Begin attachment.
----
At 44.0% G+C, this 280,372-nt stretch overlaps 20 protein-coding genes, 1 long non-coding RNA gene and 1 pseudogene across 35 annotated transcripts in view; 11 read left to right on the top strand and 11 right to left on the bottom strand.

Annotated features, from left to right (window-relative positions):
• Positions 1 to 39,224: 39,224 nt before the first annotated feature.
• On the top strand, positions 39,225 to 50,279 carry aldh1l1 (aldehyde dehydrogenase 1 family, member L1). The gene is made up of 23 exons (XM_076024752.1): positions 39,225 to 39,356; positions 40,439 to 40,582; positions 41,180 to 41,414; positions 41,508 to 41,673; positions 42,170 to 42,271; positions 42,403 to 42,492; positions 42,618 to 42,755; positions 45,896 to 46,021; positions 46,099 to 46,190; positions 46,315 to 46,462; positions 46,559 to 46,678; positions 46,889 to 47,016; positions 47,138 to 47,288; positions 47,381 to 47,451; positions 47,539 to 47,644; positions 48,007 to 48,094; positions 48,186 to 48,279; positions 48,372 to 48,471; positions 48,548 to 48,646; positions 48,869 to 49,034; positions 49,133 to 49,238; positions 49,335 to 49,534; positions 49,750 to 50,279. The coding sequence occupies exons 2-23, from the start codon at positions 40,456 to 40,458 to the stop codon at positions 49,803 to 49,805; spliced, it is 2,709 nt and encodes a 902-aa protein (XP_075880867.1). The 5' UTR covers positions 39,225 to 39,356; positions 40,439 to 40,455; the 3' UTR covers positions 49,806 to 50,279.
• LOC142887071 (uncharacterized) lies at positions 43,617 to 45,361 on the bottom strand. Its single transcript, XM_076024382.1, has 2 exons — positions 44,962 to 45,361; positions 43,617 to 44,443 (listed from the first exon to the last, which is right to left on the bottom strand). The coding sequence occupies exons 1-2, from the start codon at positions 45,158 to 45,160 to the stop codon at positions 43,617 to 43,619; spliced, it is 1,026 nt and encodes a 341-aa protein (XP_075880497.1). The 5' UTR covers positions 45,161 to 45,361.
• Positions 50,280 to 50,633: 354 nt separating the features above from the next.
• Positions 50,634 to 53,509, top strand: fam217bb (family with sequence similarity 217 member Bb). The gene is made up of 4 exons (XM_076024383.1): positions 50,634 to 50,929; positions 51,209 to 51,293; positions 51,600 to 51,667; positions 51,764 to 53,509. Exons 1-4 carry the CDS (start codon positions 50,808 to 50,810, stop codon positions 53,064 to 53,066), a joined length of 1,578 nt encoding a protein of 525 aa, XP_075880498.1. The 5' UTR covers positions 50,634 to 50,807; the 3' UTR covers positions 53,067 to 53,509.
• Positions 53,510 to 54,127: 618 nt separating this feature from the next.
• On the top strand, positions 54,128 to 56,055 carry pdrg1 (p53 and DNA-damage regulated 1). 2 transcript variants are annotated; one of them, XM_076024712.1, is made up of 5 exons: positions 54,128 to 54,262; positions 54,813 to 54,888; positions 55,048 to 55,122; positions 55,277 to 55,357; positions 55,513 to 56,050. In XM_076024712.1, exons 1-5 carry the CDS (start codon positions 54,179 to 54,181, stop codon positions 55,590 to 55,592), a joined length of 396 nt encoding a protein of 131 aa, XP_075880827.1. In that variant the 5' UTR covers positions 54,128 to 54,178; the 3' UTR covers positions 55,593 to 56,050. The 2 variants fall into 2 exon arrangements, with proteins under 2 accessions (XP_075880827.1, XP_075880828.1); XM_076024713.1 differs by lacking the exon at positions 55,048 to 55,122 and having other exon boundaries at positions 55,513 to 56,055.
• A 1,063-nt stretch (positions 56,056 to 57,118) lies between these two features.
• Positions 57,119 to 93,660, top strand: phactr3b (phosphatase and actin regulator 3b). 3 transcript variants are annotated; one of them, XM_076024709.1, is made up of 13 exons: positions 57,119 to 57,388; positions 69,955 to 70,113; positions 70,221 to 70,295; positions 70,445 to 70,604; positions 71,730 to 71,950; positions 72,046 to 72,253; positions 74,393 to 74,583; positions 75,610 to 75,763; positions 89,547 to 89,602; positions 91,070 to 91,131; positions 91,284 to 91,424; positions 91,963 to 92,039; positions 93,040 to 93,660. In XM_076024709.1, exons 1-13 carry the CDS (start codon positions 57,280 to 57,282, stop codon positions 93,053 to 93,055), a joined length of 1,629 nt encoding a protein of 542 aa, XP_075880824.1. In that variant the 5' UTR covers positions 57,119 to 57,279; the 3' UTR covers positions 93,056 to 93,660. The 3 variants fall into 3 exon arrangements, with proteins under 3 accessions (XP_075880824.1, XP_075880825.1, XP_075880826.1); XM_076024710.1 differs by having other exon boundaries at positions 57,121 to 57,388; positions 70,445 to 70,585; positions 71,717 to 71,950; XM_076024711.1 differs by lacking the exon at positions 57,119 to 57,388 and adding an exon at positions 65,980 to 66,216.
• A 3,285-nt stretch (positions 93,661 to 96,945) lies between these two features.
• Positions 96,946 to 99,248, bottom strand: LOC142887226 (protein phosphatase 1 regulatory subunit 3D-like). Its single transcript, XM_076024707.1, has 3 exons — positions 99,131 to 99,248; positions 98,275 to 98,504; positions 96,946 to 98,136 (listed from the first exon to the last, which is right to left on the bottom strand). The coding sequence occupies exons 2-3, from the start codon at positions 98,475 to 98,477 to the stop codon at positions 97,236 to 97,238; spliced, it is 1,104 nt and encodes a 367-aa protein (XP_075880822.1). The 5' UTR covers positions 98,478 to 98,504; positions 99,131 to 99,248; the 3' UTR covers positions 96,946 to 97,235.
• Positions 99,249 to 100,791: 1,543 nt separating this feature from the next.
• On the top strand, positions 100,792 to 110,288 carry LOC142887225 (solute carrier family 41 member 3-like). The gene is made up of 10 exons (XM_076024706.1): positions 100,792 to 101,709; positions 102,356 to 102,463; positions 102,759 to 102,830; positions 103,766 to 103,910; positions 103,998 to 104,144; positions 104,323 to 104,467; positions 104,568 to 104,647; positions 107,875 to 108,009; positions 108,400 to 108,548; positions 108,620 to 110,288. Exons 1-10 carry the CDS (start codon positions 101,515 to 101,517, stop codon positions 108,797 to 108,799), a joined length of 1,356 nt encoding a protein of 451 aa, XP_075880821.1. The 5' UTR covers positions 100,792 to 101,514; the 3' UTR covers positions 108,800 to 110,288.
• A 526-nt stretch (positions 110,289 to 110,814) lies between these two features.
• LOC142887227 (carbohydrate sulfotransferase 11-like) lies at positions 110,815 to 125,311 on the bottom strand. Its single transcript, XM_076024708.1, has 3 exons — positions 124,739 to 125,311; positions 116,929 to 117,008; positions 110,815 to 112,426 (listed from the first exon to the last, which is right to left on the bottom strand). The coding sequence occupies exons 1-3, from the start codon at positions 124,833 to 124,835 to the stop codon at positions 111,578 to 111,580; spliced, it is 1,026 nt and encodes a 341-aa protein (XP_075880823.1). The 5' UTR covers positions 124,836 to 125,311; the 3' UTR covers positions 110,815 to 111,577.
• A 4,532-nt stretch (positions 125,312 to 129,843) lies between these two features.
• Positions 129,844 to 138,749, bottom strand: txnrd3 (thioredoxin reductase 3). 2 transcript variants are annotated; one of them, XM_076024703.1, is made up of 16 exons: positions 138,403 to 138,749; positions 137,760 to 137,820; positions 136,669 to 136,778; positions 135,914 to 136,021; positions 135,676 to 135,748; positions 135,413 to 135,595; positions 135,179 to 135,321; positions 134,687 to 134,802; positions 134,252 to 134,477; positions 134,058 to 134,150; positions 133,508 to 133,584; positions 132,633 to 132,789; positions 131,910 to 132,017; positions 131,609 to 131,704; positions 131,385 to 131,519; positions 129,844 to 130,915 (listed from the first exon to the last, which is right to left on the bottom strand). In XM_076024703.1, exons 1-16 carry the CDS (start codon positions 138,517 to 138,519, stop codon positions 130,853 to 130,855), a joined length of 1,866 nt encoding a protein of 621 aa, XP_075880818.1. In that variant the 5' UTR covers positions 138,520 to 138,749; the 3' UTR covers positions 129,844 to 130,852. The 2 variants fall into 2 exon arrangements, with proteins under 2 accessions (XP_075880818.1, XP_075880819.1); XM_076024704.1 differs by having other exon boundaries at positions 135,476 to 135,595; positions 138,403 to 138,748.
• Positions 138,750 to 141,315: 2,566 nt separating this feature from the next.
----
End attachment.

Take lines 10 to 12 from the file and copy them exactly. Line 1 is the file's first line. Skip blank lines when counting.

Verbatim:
• A 1,063-nt stretch (positions 56,056 to 57,118) lies between these two features.
• Positions 57,119 to 93,660, top strand: phactr3b (phosphatase and actin regulator 3b). 3 transcript variants are annotated; one of them, XM_076024709.1, is made up of 13 exons: positions 57,119 to 57,388; positions 69,955 to 70,113; positions 70,221 to 70,295; positions 70,445 to 70,604; positions 71,730 to 71,950; positions 72,046 to 72,253; positions 74,393 to 74,583; positions 75,610 to 75,763; positions 89,547 to 89,602; positions 91,070 to 91,131; positions 91,284 to 91,424; positions 91,963 to 92,039; positions 93,040 to 93,660. In XM_076024709.1, exons 1-13 carry the CDS (start codon positions 57,280 to 57,282, stop codon positions 93,053 to 93,055), a joined length of 1,629 nt encoding a protein of 542 aa, XP_075880824.1. In that variant the 5' UTR covers positions 57,119 to 57,279; the 3' UTR covers positions 93,056 to 93,660. The 3 variants fall into 3 exon arrangements, with proteins under 3 accessions (XP_075880824.1, XP_075880825.1, XP_075880826.1); XM_076024710.1 differs by having other exon boundaries at positions 57,121 to 57,388; positions 70,445 to 70,585; positions 71,717 to 71,950; XM_076024711.1 differs by lacking the exon at positions 57,119 to 57,388 and adding an exon at positions 65,980 to 66,216.
• A 3,285-nt stretch (positions 93,661 to 96,945) lies between these two features.